My Name Is Not Easy – Debbie is the author of the 2011 National Book Award winner My Name Is Not Easy by Marshall Cavendish/Amazon. (Click HERE to hear Debbie read the book at the National Book Awards)
One of my earliest memories is a vivid memory of standing in front of a long wall of books. I didn’t know how to read, but even then I understood that books contained codes, keys to stories and invitations to wonderful journeys. Oh how I longed to crack that code and accept those calls! As I got older, I realized that books really were passports to new worlds, and I enjoyed the experience of losing myself inside the covers of a book.
My Name Is Not Easy
The smell of the library was like a strange tonic for me. Today, when I sign books for young readers, I often write: “Read the world!”
American Indians In Children’s Literature (aicl): 10/9/11
Many times I wish I had chosen to be a librarian because libraries feel like home to me, and in fact, many of my writer friends are librarians. When I visited my daughters at Dartmouth a few years ago and walked into the Sanborn Library, with its deep lounge chairs, sheltered spaces and green views (with afternoon tea!), I must have thought I had died and gone to heaven. In my theology, heaven looks like a good library.
I guess you could say that libraries are at the metaphorical center of my world; a visual representation of where I am in the world. I live in a very remote part of the country — Barrow, Alaska, the northernmost community on the North American continent. We are far from the publishing centers of the world, but we have a good library, and I have had the opportunity to watch this library grow over the last 35 years from a book room in front of Bing. the lobby of a spacious and beautiful building overlooking the incredible tundra of the high arctic.
Tuzzi Library is now a public library serving a region the size of Minnesota. I always feel like coming home when I enter this library. And the walls of my house look like a library!
Funding for libraries, especially school libraries, is now at risk. As a writer, what do you think about that?
Pizazz By Sophy Henn
Oh God. Don’t get me started. I tend to get excited about this topic. I’ve testified at the state level on library funding, written about it and evaluated it at the district level as a school board president.
The library is the foundation of education. With commercialized reading programs turning reading into something like a medical examination involving tests, diagnoses, and medications, it should surprise none of us to discover that fewer and fewer students are reading for the joy of reading and are able to engage in critical thinking. a good book. Why don’t people understand that there is only one cure for turning children into readers and lifelong learners? It’s old, but it still works.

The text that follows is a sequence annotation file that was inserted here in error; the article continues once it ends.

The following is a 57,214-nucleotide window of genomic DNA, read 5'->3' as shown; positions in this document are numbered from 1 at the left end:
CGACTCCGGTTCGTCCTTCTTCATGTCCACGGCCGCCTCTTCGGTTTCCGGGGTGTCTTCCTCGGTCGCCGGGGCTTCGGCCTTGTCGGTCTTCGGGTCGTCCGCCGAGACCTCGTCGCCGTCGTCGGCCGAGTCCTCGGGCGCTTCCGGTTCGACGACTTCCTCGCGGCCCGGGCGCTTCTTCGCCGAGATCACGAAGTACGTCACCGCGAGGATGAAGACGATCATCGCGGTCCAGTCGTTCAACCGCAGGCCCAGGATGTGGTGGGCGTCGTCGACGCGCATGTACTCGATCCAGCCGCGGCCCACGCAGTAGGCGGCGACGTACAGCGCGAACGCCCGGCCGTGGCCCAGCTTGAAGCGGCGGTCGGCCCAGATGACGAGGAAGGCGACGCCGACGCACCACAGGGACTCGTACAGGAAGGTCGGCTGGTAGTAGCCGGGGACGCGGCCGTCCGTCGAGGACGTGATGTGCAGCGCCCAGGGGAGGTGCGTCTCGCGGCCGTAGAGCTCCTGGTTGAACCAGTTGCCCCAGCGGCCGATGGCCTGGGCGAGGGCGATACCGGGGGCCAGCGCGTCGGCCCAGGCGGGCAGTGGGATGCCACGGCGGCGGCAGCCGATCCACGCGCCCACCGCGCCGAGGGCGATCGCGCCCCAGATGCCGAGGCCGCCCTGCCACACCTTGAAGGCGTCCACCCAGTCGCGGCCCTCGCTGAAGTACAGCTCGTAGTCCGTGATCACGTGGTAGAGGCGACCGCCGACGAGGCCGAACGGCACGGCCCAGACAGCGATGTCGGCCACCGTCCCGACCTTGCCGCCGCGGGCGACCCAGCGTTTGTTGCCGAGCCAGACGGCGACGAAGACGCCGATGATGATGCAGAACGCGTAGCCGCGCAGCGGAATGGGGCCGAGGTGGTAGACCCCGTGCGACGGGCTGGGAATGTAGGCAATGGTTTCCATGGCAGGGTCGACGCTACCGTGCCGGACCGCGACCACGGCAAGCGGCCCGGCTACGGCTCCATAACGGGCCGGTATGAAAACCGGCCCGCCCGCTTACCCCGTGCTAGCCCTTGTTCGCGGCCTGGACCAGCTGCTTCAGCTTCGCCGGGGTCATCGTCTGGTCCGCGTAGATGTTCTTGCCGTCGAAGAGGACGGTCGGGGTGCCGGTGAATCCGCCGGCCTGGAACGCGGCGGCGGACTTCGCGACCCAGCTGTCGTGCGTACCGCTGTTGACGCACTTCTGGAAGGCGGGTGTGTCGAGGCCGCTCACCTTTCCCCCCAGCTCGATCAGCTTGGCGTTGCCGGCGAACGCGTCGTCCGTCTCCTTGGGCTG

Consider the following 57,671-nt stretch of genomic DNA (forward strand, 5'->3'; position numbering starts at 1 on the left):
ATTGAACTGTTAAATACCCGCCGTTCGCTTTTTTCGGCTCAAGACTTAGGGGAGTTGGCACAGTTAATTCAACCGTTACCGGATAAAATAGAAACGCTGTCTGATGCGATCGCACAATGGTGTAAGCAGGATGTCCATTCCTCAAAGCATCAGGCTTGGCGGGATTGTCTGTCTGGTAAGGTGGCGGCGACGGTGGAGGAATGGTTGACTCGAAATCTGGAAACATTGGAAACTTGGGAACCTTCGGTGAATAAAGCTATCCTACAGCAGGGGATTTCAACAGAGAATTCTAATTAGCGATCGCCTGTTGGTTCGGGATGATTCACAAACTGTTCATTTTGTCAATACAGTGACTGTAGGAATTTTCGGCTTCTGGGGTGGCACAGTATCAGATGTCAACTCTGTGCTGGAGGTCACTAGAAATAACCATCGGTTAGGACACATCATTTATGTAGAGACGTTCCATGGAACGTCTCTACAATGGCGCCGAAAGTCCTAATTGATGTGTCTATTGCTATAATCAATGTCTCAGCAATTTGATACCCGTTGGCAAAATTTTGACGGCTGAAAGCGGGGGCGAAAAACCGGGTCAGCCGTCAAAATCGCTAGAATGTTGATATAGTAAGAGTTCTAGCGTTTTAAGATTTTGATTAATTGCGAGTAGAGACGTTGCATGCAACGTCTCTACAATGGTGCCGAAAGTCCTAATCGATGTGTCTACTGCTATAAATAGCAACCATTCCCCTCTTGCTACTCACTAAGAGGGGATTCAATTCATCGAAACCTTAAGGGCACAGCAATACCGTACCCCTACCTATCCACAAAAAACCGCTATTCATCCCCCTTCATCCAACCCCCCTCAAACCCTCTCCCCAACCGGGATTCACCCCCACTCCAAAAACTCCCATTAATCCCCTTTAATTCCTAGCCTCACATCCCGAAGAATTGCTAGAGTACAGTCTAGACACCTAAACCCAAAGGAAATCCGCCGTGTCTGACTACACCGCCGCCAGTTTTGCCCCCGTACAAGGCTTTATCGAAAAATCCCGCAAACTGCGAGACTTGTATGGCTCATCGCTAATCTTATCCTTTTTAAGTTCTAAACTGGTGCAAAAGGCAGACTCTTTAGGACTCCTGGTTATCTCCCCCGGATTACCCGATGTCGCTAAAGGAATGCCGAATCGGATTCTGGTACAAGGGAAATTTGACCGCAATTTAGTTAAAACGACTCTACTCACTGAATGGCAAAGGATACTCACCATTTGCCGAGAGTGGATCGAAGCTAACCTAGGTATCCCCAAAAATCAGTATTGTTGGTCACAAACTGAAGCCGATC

All it takes to turn a child into a reader is one good book. All it takes to get kids hooked on books is one good library and one good library. Every school should have this minimum because every child deserves it. That is the promise of public education, and moving away from that promise should be what the nation is calling for. If we are unwilling to invest in libraries, we will get what we pay for—or not.
I wrote about a long marginalized culture, the Inuit culture of northern Alaska. My first two novels, Blessing’s Bead and My Name is Not Easy, were historical novels set in this cultural context. I happen to believe that Native American history is taught in every school in the country. Maybe teachers don’t teach it because they’ve never learned it themselves, and it’s hard to find books that describe it in an accurate and precise way. I hope my books fill this void a little. I appeared in the libraries of Hanover, New Hampshire
Personalized Custom Kids Daughter Son Name To My Mom Not Easy To Raise
(Hatsey MacGraw, author and librarian at the Bernice A Ray School in Hanover, New Hampshire), in Ketchican, Alaska. I am forever grateful to librarians who read, write, and discuss books for the benefit of students and their teachers. . I thank those who welcomed my visit. I know it makes a big difference when students meet a “real” living author. I think it brings the books to life and validates their writing.